The word Islam comes from etymological roots meaning “peaceful surrender.” A verse from the Quran says it beautifully: “It well may be that Allah will put love between you and those of them who are your enemies” (60:7). “Matrimony,” chimes the author, “rescued widows and was a kind of peace plan.”
Tamam Kahn’s book goes a long way toward peace and surrender to the truth that Islam is a religion of the Book, just as are Judaism and Christianity. Read “Untold,” learn about these strong, miraculous women and weep for the years of peace that we have all lost.
<> <> <>
Here is PUBLISHER’S WEEKLY review from August 9, 2010 (Religion Book Review section):
Untold: A History of the Wives of Prophet Muhammad byTamam Kahn. Monkfish, $18.95 paper (188p) ISBN 978-0-9823246-4-6
A practicing Sufi, poet, and speaker, Kahn tells the little-known stories of the wives of the Prophet Muhammad in this brief book.
Usually ignored or used as salacious fodder, the stories are pieced together by the author, using the few and disparate sources on the lives and personalities of the wives. Kahn also employs the “prosimetrum” technique, which intersperses narrative text with short poems that recreate, in fictional, imagined terms, some event in a particular wife’s life. The unorthodox device becomes, as only poetry can, an illustrative window into early Islam and everyday Arabian life 1,400 years ago. Kahn points out that many of Muhammad’s reforms were unique for their time and benefited women. Kahn also doesn’t shy away from the controversial, acknowledging that Muhammad’s marriage to the beautiful Zaynab, the ex-wife of the Prophet’s own adopted son, may not have had the purest motivations; she also addresses the practice of veiling. With onl y a few exceptions, the Prophet mainly married widows and did so largely to form political alliances. Quite open-minded in his spouses, Muhammad even had converted Jewish wives and had a son (who died as a baby) with an Egyptian Christian woman. Even talking back to the influential Prophet, each of the women influenced Muhammad in her own way. (Sept.) <>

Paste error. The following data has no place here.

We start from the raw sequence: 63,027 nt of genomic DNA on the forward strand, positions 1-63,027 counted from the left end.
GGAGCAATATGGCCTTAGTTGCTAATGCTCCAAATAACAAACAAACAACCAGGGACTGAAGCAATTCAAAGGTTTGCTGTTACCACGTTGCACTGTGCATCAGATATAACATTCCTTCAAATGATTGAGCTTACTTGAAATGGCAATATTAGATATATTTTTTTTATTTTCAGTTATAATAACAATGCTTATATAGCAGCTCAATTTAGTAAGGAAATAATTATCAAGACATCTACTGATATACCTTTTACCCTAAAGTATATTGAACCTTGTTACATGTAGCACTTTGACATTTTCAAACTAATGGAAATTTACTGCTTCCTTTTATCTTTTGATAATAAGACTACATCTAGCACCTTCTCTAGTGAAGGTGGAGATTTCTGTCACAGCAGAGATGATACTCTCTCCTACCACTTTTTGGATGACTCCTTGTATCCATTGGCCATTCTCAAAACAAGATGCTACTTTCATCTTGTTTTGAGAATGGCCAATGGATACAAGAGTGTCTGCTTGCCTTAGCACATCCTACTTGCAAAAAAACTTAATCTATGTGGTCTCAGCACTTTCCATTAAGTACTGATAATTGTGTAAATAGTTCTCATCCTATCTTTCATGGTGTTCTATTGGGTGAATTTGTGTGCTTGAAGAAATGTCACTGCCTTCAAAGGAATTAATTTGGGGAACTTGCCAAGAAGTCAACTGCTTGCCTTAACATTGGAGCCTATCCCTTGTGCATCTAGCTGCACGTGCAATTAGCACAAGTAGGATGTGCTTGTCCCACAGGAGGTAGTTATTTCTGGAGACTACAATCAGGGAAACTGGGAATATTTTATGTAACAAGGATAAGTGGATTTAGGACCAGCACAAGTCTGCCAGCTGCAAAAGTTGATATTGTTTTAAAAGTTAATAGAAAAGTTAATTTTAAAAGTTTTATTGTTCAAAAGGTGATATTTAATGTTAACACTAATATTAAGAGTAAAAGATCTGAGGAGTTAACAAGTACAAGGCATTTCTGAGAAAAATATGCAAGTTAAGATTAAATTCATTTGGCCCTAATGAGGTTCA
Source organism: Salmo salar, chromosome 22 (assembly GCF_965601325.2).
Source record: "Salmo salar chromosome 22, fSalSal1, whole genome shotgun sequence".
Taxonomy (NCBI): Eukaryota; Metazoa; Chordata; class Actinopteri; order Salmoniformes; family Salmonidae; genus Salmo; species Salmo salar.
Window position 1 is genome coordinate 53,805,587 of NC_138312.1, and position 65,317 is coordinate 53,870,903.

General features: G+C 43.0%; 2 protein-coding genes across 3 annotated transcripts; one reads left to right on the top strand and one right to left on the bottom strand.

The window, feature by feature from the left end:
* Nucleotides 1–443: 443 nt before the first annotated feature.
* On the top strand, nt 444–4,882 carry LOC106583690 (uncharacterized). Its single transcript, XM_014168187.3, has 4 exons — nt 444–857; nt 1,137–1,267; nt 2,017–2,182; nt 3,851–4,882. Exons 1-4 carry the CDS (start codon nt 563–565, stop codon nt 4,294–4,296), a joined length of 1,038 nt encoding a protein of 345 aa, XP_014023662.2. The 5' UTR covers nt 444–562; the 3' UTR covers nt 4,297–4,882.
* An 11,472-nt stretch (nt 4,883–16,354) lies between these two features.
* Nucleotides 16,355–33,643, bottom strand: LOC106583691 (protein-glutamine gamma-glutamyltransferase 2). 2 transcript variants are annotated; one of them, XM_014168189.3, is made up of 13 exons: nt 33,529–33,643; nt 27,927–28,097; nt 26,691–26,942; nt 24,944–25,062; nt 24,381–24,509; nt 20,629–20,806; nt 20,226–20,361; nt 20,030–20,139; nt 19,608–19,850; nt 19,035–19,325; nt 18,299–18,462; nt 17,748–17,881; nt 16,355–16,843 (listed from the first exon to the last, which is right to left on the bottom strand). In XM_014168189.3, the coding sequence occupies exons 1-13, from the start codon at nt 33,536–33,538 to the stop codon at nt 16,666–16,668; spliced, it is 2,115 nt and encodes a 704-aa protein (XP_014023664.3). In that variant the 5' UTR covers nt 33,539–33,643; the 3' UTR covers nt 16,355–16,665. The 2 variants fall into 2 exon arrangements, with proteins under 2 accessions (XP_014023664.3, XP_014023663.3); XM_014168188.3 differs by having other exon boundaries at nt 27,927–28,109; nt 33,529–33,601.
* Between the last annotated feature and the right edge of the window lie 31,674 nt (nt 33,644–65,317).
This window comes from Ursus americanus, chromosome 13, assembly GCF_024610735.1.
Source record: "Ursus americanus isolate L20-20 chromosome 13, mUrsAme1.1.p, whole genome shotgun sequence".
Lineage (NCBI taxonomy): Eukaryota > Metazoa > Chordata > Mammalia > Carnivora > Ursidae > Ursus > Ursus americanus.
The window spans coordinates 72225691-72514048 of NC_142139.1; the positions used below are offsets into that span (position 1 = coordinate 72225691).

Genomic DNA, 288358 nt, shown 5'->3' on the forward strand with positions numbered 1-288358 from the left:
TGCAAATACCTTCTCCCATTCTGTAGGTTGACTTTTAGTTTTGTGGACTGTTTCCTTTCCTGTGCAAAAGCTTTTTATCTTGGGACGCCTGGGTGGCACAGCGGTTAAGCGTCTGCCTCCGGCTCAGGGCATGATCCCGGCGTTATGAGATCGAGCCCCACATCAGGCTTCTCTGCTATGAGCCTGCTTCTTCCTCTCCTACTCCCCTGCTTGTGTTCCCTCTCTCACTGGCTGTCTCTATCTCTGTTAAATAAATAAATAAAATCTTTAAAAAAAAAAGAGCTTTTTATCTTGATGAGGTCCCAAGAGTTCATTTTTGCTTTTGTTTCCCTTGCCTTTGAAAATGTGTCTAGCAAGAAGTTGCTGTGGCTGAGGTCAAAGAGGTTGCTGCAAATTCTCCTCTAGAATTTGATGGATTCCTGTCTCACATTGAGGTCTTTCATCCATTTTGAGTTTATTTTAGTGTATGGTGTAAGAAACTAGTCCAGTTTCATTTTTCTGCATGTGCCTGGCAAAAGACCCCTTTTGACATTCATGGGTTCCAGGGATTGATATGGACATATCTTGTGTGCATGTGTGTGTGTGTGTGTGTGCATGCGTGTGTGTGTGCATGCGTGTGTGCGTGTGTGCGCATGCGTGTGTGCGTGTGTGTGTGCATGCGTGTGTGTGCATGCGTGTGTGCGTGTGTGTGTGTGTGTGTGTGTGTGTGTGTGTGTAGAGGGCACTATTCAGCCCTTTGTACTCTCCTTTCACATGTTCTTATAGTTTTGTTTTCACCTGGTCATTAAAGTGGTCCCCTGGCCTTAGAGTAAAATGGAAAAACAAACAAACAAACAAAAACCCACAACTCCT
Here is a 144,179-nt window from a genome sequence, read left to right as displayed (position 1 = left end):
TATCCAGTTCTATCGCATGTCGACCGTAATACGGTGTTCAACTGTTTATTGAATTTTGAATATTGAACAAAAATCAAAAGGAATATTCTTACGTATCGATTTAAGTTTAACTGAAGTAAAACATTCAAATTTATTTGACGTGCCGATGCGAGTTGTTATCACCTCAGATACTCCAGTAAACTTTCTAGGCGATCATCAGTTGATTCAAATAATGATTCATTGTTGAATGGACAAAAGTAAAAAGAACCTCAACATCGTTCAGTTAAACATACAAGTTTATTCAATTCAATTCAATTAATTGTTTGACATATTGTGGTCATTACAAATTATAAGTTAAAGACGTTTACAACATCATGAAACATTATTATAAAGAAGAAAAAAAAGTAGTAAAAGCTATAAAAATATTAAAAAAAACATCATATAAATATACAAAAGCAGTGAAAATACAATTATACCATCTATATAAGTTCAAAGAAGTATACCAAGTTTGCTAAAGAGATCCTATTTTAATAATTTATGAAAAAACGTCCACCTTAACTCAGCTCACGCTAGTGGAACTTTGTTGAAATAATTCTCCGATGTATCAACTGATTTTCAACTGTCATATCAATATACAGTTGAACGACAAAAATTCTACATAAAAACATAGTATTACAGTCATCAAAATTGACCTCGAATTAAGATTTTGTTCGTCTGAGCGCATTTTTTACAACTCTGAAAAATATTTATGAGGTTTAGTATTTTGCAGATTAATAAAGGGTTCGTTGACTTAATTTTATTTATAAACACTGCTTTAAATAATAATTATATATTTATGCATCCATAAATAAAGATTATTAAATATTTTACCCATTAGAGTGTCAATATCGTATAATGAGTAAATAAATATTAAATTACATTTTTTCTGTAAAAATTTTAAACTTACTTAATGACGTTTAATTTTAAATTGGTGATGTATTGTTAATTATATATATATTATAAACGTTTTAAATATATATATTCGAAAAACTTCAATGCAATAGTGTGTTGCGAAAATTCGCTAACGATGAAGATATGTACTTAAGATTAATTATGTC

Tamam writes: The book was conceived after an inspired time with Moroccan Sufi women, sharing their bold, joyful gatherings. I began to research the Prophet’s wives, and was drawn into the historically based poem. I respectfully endeavor to glimpse and share the lives of these amazing and powerful women who witnessed Muhammad’s daily life at a time when “Islam” meant peaceful surrender of one’s heart to God. Now it has come full circle. I stood on the stage in Marrakech on July 11th 2009, and read these poems to the people of Marrakech and Sufis from many lands. I am very grateful.